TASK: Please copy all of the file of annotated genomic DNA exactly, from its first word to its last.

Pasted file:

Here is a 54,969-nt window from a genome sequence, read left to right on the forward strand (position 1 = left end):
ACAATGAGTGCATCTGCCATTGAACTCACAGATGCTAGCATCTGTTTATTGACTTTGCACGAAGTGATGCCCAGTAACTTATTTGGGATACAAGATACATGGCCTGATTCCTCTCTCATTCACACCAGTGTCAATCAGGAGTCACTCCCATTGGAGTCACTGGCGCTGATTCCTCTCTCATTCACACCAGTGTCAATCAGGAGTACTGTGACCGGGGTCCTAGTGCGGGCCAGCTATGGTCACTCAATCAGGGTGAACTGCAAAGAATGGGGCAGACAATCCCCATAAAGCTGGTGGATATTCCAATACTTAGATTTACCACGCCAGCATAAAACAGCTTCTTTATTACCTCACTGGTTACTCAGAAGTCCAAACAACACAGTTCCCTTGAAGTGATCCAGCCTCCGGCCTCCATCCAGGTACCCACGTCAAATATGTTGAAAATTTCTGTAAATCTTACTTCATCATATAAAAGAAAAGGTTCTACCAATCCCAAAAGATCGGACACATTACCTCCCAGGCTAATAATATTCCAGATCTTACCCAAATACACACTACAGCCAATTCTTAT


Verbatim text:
Here is a 54,969-nt window from a genome sequence, read left to right on the forward strand (position 1 = left end):
ACAATGAGTGCATCTGCCATTGAACTCACAGATGCTAGCATCTGTTTATTGACTTTGCACGAAGTGATGCCCAGTAACTTATTTGGGATACAAGATACATGGCCTGATTCCTCTCTCATTCACACCAGTGTCAATCAGGAGTCACTCCCATTGGAGTCACTGGCGCTGATTCCTCTCTCATTCACACCAGTGTCAATCAGGAGTACTGTGACCGGGGTCCTAGTGCGGGCCAGCTATGGTCACTCAATCAGGGTGAACTGCAAAGAATGGGGCAGACAATCCCCATAAAGCTGGTGGATATTCCAATACTTAGATTTACCACGCCAGCATAAAACAGCTTCTTTATTACCTCACTGGTTACTCAGAAGTCCAAACAACACAGTTCCCTTGAAGTGATCCAGCCTCCGGCCTCCATCCAGGTACCCACGTCAAATATGTTGAAAATTTCTGTAAATCTTACTTCATCATATAAAAGAAAAGGTTCTACCAATCCCAAAAGATCGGACACATTACCTCCCAGGCTAATAATATTCCAGATCTTACCCAAATACACACTACAGCCAATTCTTAT